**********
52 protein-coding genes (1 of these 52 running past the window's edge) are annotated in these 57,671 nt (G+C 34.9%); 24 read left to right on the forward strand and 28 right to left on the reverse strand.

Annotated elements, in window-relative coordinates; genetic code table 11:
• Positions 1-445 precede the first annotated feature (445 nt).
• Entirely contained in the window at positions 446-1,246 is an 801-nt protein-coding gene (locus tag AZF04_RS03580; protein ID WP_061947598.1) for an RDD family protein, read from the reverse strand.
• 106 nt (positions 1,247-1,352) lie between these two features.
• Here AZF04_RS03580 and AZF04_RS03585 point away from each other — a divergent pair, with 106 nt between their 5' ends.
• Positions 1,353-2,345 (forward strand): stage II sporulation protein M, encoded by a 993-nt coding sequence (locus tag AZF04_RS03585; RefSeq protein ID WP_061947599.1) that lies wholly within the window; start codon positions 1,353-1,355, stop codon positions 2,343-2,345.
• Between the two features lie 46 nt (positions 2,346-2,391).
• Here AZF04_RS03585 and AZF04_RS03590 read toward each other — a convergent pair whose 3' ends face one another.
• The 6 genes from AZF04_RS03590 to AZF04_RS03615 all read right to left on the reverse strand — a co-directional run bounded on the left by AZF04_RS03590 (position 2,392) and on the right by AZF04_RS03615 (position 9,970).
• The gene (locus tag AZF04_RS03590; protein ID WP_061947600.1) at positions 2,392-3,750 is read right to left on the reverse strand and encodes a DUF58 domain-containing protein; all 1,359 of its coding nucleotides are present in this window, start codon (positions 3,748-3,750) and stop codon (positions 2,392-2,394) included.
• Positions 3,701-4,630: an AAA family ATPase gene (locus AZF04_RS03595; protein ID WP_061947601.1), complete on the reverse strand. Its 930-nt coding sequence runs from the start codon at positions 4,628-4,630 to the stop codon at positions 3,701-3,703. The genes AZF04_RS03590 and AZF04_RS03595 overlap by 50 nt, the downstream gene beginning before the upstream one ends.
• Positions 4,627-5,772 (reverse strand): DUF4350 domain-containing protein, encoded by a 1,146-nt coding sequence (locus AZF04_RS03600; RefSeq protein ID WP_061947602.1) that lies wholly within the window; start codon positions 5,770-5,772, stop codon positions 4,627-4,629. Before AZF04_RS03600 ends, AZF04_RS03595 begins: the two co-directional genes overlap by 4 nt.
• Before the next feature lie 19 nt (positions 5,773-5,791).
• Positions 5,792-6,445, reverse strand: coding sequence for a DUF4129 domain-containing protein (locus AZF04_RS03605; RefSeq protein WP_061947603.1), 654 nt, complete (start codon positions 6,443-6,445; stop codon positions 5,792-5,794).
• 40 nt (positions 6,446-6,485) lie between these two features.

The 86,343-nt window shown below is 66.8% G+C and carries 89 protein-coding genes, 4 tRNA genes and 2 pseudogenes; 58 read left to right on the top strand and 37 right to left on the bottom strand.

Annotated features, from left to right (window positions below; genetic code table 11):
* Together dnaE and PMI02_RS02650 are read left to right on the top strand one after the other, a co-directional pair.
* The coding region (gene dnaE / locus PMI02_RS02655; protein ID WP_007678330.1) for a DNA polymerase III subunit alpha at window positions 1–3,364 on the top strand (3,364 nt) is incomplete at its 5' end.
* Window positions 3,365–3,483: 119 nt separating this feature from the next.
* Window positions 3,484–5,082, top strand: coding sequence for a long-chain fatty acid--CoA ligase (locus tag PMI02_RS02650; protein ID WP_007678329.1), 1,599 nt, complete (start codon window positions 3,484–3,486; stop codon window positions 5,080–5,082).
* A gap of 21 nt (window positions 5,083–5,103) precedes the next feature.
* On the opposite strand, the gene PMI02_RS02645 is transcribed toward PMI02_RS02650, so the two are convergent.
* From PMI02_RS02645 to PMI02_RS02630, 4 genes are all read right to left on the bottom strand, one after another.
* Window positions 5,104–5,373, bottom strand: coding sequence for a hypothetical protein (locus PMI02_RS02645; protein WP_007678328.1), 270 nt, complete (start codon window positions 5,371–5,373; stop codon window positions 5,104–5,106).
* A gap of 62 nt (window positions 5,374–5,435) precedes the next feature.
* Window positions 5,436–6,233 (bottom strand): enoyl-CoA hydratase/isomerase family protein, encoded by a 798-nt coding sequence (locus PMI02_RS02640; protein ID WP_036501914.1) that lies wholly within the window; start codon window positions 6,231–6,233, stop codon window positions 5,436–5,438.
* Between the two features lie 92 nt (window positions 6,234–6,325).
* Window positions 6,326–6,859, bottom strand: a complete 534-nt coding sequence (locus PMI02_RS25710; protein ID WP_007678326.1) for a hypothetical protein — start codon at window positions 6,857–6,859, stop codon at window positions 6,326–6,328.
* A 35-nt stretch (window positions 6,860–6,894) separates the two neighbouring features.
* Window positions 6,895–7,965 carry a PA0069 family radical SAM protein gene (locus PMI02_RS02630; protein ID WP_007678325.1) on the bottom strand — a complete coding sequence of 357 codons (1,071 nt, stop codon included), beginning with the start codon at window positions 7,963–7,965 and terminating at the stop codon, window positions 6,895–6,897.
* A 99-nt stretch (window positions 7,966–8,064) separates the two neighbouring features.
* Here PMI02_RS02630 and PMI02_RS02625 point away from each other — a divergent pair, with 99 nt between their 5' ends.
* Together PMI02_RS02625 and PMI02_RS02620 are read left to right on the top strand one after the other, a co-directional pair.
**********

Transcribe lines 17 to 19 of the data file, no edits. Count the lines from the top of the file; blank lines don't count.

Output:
The 86,343-nt window shown below is 66.8% G+C and carries 89 protein-coding genes, 4 tRNA genes and 2 pseudogenes; 58 read left to right on the top strand and 37 right to left on the bottom strand.

Annotated features, from left to right (window positions below; genetic code table 11):
* Together dnaE and PMI02_RS02650 are read left to right on the top strand one after the other, a co-directional pair.